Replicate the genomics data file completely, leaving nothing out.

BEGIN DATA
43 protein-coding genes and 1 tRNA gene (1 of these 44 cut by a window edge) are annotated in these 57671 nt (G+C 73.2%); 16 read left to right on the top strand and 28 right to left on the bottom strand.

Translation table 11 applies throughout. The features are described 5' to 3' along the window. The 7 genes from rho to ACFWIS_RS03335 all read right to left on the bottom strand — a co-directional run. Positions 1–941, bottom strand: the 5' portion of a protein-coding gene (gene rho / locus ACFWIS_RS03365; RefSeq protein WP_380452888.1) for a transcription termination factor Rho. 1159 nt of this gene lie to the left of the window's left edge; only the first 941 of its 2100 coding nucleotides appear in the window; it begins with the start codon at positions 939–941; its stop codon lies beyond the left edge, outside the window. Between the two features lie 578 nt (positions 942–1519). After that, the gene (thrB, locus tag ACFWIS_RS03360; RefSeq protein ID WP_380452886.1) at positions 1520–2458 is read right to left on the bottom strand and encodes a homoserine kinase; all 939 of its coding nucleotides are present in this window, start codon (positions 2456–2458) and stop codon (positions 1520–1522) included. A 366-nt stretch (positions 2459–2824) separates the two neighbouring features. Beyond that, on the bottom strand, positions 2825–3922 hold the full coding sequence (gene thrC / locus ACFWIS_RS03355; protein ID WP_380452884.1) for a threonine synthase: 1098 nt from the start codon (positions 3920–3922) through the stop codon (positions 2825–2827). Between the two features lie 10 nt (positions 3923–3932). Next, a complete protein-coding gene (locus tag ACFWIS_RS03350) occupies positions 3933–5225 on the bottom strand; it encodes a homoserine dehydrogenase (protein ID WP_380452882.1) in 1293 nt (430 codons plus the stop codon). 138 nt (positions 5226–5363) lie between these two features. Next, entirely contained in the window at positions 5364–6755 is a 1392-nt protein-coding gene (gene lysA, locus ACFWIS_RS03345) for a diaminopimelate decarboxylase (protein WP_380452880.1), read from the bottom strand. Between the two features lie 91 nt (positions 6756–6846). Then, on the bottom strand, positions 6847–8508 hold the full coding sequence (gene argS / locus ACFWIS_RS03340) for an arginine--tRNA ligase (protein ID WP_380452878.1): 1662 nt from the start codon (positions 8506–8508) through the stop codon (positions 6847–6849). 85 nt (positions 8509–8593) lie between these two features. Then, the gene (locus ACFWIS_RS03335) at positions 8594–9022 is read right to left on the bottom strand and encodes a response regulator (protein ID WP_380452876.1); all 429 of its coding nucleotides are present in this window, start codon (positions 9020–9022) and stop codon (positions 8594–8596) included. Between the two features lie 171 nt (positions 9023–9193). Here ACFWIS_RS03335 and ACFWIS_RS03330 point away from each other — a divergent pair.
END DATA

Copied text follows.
43 protein-coding genes and 1 tRNA gene (1 of these 44 cut by a window edge) are annotated in these 57671 nt (G+C 73.2%); 16 read left to right on the top strand and 28 right to left on the bottom strand.

Translation table 11 applies throughout. The features are described 5' to 3' along the window. The 7 genes from rho to ACFWIS_RS03335 all read right to left on the bottom strand — a co-directional run. Positions 1–941, bottom strand: the 5' portion of a protein-coding gene (gene rho / locus ACFWIS_RS03365; RefSeq protein WP_380452888.1) for a transcription termination factor Rho. 1159 nt of this gene lie to the left of the window's left edge; only the first 941 of its 2100 coding nucleotides appear in the window; it begins with the start codon at positions 939–941; its stop codon lies beyond the left edge, outside the window. Between the two features lie 578 nt (positions 942–1519). After that, the gene (thrB, locus tag ACFWIS_RS03360; RefSeq protein ID WP_380452886.1) at positions 1520–2458 is read right to left on the bottom strand and encodes a homoserine kinase; all 939 of its coding nucleotides are present in this window, start codon (positions 2456–2458) and stop codon (positions 1520–1522) included. A 366-nt stretch (positions 2459–2824) separates the two neighbouring features. Beyond that, on the bottom strand, positions 2825–3922 hold the full coding sequence (gene thrC / locus ACFWIS_RS03355; protein ID WP_380452884.1) for a threonine synthase: 1098 nt from the start codon (positions 3920–3922) through the stop codon (positions 2825–2827). Between the two features lie 10 nt (positions 3923–3932). Next, a complete protein-coding gene (locus tag ACFWIS_RS03350) occupies positions 3933–5225 on the bottom strand; it encodes a homoserine dehydrogenase (protein ID WP_380452882.1) in 1293 nt (430 codons plus the stop codon). 138 nt (positions 5226–5363) lie between these two features. Next, entirely contained in the window at positions 5364–6755 is a 1392-nt protein-coding gene (gene lysA, locus ACFWIS_RS03345) for a diaminopimelate decarboxylase (protein WP_380452880.1), read from the bottom strand. Between the two features lie 91 nt (positions 6756–6846). Then, on the bottom strand, positions 6847–8508 hold the full coding sequence (gene argS / locus ACFWIS_RS03340) for an arginine--tRNA ligase (protein ID WP_380452878.1): 1662 nt from the start codon (positions 8506–8508) through the stop codon (positions 6847–6849). 85 nt (positions 8509–8593) lie between these two features. Then, the gene (locus ACFWIS_RS03335) at positions 8594–9022 is read right to left on the bottom strand and encodes a response regulator (protein ID WP_380452876.1); all 429 of its coding nucleotides are present in this window, start codon (positions 9020–9022) and stop codon (positions 8594–8596) included. Between the two features lie 171 nt (positions 9023–9193). Here ACFWIS_RS03335 and ACFWIS_RS03330 point away from each other — a divergent pair.